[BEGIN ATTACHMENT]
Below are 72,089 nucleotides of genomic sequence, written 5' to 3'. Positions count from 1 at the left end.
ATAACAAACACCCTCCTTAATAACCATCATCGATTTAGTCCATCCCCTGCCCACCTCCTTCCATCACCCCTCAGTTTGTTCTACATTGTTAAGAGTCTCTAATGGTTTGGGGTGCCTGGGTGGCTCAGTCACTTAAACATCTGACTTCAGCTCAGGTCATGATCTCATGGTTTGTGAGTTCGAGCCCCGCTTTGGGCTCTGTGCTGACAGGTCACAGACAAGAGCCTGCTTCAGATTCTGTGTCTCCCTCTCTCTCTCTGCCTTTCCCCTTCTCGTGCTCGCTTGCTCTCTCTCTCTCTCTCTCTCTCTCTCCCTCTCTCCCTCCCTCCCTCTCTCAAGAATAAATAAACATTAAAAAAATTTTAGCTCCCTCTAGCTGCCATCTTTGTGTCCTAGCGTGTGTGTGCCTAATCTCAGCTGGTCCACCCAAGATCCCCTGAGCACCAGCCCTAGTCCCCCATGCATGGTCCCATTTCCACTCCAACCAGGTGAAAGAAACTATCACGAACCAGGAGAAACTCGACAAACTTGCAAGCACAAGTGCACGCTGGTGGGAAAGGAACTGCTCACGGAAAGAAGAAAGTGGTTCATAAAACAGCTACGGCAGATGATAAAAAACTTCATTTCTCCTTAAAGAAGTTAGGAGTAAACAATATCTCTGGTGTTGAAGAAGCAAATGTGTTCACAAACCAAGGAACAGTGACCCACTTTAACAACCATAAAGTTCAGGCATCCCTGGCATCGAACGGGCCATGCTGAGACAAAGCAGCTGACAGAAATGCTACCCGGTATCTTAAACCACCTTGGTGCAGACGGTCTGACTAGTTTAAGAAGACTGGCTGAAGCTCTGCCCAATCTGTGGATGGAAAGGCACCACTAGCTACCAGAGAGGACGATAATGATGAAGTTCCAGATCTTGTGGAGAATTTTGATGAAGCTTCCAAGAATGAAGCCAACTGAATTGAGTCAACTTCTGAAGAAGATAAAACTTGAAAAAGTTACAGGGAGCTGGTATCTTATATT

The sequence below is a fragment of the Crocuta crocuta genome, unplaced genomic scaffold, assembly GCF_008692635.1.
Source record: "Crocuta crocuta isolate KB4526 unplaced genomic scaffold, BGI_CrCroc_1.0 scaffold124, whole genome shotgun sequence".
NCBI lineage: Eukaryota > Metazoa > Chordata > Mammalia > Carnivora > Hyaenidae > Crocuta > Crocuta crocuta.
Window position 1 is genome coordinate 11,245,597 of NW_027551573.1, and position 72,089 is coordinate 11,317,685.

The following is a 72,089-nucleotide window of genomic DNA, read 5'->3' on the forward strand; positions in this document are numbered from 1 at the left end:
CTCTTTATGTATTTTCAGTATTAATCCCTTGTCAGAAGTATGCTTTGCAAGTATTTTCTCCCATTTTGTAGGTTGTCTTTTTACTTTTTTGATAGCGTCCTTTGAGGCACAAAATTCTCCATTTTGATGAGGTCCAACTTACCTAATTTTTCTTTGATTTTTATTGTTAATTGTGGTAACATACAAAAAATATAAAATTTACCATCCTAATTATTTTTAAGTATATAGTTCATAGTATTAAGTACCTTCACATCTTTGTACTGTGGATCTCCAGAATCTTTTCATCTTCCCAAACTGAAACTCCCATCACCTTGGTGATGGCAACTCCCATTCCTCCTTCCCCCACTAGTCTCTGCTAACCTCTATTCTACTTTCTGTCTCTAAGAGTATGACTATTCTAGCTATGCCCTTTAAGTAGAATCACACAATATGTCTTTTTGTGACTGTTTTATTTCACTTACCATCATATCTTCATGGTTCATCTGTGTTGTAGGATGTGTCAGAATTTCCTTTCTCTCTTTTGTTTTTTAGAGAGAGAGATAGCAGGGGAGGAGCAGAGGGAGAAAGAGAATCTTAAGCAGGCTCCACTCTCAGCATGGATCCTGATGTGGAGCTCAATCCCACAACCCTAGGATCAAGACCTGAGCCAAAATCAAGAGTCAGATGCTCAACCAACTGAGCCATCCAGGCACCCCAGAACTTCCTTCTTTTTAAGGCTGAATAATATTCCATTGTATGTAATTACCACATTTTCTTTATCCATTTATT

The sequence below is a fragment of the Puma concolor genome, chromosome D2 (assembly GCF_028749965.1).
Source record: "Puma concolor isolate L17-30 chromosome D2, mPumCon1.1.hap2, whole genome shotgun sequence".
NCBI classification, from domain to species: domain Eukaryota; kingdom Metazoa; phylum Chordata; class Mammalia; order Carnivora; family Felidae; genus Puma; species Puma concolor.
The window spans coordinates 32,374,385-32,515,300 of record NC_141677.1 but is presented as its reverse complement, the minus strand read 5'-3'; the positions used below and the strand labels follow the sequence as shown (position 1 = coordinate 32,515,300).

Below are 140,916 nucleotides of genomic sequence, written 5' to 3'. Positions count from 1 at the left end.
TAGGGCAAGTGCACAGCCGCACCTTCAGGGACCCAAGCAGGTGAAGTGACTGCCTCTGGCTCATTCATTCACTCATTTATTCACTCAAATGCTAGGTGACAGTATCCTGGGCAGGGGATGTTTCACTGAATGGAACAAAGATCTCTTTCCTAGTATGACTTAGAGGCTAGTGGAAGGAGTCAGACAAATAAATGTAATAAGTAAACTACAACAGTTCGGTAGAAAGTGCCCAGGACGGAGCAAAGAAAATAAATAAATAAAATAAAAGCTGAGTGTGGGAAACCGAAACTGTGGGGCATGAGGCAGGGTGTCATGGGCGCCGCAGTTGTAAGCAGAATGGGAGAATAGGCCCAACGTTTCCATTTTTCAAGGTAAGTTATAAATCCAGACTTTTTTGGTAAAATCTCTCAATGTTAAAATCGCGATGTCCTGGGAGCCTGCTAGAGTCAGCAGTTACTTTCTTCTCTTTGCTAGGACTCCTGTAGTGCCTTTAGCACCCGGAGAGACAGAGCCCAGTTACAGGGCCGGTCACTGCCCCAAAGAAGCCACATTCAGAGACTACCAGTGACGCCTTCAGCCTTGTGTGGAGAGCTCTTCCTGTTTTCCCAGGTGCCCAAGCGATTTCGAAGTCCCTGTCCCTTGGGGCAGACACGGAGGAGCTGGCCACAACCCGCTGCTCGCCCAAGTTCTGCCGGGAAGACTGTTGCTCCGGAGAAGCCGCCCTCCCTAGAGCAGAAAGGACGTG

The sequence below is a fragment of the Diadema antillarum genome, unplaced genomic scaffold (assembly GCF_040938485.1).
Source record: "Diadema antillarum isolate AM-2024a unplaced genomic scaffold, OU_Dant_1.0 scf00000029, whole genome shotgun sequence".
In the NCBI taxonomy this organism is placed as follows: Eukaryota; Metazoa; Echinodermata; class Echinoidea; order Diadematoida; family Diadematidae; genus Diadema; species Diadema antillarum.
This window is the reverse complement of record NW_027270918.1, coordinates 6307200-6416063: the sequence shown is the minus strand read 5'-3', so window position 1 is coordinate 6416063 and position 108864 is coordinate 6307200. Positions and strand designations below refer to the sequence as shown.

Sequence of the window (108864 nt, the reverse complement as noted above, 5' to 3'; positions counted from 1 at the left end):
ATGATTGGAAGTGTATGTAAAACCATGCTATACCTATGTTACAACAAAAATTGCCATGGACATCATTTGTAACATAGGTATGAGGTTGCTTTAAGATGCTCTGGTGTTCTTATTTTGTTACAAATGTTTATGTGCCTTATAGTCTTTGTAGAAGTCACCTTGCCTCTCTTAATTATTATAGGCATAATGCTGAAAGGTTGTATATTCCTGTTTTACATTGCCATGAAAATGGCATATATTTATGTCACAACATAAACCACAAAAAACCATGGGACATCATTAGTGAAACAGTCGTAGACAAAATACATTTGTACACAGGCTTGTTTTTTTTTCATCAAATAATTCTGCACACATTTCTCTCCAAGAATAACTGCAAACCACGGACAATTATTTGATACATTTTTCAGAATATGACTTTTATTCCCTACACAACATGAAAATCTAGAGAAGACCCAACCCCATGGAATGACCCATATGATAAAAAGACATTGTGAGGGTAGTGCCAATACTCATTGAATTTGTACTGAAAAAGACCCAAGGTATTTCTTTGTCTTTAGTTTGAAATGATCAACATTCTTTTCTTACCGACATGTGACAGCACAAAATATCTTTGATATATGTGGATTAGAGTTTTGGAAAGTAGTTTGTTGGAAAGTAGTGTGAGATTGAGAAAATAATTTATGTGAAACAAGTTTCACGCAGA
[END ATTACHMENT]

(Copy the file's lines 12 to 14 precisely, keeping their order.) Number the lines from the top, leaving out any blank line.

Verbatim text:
The window spans coordinates 32,374,385-32,515,300 of record NC_141677.1 but is presented as its reverse complement, the minus strand read 5'-3'; the positions used below and the strand labels follow the sequence as shown (position 1 = coordinate 32,515,300).

Below are 140,916 nucleotides of genomic sequence, written 5' to 3'. Positions count from 1 at the left end.
TAGGGCAAGTGCACAGCCGCACCTTCAGGGACCCAAGCAGGTGAAGTGACTGCCTCTGGCTCATTCATTCACTCATTTATTCACTCAAATGCTAGGTGACAGTATCCTGGGCAGGGGATGTTTCACTGAATGGAACAAAGATCTCTTTCCTAGTATGACTTAGAGGCTAGTGGAAGGAGTCAGACAAATAAATGTAATAAGTAAACTACAACAGTTCGGTAGAAAGTGCCCAGGACGGAGCAAAGAAAATAAATAAATAAAATAAAAGCTGAGTGTGGGAAACCGAAACTGTGGGGCATGAGGCAGGGTGTCATGGGCGCCGCAGTTGTAAGCAGAATGGGAGAATAGGCCCAACGTTTCCATTTTTCAAGGTAAGTTATAAATCCAGACTTTTTTGGTAAAATCTCTCAATGTTAAAATCGCGATGTCCTGGGAGCCTGCTAGAGTCAGCAGTTACTTTCTTCTCTTTGCTAGGACTCCTGTAGTGCCTTTAGCACCCGGAGAGACAGAGCCCAGTTACAGGGCCGGTCACTGCCCCAAAGAAGCCACATTCAGAGACTACCAGTGACGCCTTCAGCCTTGTGTGGAGAGCTCTTCCTGTTTTCCCAGGTGCCCAAGCGATTTCGAAGTCCCTGTCCCTTGGGGCAGACACGGAGGAGCTGGCCACAACCCGCTGCTCGCCCAAGTTCTGCCGGGAAGACTGTTGCTCCGGAGAAGCCGCCCTCCCTAGAGCAGAAAGGACGTG